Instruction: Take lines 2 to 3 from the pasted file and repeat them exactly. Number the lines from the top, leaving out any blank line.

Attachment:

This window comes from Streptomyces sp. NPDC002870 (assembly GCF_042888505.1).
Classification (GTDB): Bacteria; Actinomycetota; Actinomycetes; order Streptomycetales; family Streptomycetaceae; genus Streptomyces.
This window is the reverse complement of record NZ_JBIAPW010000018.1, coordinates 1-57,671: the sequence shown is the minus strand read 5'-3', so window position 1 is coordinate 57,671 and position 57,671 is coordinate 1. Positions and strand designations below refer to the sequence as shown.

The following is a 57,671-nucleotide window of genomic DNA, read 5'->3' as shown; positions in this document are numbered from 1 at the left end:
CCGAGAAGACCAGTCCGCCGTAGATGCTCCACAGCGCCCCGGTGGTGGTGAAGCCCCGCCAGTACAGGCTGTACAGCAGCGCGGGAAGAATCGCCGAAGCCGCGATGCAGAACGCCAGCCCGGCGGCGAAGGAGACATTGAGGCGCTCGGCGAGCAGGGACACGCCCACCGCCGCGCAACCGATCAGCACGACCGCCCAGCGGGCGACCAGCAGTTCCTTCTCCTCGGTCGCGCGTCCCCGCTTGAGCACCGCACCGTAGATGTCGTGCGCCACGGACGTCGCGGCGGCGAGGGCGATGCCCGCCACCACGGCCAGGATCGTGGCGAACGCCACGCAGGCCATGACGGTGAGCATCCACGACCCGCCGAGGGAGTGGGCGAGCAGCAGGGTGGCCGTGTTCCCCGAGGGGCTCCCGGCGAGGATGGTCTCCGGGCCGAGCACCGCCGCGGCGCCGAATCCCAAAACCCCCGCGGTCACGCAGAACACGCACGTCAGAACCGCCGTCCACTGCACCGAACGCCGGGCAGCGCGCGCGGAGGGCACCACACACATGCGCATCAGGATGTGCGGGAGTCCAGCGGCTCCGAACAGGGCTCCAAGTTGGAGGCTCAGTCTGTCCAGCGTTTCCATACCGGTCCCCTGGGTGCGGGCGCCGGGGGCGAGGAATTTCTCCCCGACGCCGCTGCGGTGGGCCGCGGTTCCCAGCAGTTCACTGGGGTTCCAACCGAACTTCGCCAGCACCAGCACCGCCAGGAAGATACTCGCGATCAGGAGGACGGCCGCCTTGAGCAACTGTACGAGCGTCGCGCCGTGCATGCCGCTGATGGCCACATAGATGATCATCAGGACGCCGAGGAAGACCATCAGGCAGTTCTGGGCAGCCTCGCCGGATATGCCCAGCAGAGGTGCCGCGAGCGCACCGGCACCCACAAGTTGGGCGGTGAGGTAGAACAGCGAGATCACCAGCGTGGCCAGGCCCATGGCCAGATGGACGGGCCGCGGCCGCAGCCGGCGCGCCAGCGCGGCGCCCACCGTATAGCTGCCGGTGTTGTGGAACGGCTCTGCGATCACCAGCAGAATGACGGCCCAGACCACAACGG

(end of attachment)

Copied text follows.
Classification (GTDB): Bacteria; Actinomycetota; Actinomycetes; order Streptomycetales; family Streptomycetaceae; genus Streptomyces.
This window is the reverse complement of record NZ_JBIAPW010000018.1, coordinates 1-57,671: the sequence shown is the minus strand read 5'-3', so window position 1 is coordinate 57,671 and position 57,671 is coordinate 1. Positions and strand designations below refer to the sequence as shown.